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Stanford University

Diebenkorn Detective Work

Katherine Van Kirk, ’19, had always dreamed of finding an underpainting—a revelatory work hidden beneath a finished work of art. So, when the Cantor’s Art+Science Learning Lab put out a call for project proposals, she applied. For the engineering physics major whose family has always embraced the arts, the lab provided a unique opportunity to combine her passions.

Soon, with an infrared camera in hand, she went into the Cantor’s galleries, unsure what she would find. But when she pointed the camera at Richard Diebenkorn’s Window—only the second painting she tested—she was amazed to see something revealed under the surface. What makes this particular find so exciting is that Van Kirk discovered figurative images under an abstract painting, executed just as Diebenkorn transitioned from his identification as a founder of the Bay Area Figurative movement to pursuing more abstract work.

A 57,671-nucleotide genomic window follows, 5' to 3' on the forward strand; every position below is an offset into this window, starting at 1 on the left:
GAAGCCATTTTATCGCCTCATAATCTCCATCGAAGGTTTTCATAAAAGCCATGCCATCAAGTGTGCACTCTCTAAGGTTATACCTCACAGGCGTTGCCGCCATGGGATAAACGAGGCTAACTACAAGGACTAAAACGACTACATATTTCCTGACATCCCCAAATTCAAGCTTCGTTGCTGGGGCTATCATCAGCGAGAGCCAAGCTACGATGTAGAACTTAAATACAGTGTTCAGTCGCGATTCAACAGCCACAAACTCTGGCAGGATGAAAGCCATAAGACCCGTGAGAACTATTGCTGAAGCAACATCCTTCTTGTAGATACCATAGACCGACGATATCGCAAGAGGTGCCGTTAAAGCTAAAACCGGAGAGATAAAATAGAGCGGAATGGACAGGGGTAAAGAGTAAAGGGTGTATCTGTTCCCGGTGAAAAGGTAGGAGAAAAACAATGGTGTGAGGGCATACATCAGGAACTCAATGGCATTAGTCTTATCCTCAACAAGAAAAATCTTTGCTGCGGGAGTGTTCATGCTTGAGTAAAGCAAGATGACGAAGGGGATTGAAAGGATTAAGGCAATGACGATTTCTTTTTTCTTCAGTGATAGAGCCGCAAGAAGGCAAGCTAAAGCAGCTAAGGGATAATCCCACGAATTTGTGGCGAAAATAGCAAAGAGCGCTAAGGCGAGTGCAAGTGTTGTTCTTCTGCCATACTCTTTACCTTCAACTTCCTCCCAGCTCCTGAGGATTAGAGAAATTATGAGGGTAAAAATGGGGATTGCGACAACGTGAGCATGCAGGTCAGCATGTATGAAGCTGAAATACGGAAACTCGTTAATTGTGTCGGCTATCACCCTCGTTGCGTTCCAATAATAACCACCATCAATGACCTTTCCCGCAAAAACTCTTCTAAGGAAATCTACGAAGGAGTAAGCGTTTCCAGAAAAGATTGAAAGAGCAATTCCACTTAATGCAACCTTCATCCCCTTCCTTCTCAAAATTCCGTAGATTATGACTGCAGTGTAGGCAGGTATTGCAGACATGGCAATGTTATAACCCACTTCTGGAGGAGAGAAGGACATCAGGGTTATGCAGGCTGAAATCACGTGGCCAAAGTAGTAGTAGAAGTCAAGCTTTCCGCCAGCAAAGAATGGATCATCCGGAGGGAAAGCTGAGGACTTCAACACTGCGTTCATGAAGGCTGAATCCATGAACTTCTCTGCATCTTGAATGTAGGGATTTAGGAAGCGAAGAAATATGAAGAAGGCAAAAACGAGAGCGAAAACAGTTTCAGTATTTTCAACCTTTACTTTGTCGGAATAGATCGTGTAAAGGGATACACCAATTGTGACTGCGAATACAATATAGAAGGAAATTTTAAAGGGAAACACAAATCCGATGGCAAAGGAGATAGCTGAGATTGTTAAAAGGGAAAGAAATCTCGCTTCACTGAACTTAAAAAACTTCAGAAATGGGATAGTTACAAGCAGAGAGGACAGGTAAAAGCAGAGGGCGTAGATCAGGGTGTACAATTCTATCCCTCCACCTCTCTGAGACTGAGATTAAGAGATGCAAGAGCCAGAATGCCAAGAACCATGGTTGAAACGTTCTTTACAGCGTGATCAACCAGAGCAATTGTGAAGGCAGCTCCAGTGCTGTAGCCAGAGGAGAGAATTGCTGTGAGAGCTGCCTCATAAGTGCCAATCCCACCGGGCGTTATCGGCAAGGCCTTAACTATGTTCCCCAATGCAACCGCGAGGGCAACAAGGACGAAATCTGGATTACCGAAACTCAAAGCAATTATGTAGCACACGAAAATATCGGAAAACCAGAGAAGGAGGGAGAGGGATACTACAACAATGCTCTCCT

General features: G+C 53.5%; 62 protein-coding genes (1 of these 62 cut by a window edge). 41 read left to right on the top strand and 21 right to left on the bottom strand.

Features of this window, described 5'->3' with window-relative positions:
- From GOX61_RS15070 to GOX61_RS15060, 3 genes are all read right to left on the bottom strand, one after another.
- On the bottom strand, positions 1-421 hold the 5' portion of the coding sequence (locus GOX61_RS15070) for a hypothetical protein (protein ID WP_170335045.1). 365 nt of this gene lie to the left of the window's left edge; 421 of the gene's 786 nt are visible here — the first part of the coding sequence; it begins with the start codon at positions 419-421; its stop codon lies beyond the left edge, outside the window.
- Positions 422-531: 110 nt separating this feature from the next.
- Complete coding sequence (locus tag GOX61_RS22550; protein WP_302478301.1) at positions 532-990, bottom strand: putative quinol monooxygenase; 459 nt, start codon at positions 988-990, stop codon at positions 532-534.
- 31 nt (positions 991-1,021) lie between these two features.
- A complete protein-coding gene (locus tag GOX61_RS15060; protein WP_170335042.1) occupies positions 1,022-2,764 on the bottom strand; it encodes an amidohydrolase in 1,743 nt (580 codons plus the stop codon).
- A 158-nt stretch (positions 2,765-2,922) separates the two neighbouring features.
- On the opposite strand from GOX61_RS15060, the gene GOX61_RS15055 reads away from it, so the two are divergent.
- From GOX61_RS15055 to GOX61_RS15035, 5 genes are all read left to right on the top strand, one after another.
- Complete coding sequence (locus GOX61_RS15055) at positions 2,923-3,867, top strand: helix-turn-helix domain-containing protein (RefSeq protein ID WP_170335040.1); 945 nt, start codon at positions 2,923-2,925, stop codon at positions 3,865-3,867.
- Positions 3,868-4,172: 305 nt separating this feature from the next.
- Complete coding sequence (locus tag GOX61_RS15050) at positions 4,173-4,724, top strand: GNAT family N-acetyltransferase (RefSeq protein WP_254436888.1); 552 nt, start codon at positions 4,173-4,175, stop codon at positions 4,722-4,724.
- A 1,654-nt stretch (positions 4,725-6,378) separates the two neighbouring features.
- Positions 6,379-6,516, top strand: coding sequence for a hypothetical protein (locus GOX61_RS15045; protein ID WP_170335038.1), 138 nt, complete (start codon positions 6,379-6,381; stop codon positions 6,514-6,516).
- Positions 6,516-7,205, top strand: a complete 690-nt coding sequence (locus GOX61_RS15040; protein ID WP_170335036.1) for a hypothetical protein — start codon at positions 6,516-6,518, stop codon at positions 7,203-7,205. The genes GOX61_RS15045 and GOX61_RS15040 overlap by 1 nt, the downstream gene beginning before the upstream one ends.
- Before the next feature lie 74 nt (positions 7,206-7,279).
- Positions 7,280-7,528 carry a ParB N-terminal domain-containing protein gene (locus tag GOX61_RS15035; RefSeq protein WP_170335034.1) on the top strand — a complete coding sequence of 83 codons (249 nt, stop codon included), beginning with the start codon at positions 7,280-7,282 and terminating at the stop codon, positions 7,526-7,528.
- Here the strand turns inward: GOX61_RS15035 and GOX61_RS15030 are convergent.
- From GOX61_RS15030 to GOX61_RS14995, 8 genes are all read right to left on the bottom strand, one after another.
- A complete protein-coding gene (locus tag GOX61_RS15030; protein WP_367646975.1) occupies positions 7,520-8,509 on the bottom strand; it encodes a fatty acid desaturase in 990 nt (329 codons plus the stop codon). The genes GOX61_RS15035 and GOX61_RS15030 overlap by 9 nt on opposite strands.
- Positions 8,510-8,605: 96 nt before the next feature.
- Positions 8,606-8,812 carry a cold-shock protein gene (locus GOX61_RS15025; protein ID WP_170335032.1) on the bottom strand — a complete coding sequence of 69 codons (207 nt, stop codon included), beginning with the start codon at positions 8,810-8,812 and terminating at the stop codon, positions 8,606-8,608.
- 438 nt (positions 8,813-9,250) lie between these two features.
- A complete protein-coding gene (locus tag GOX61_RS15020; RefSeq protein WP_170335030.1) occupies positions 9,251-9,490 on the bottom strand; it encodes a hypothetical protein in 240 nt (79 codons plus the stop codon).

A grant awarded by the Bank of America 2016 Art Conservation Project (ACP) allowed the Art+Science Lab to purchase a special infrared reflectography camera, which is capable of more penetrating imaging, said Susan Roberts-Manganelli, director of the lab. In late spring, the painting, the images of the underpainting, and Van Kirk’s conclusions about what she discovered will be on display at the Cantor. Stop by to see what happens when old-fashioned detective work and modern technology are applied to the world of art.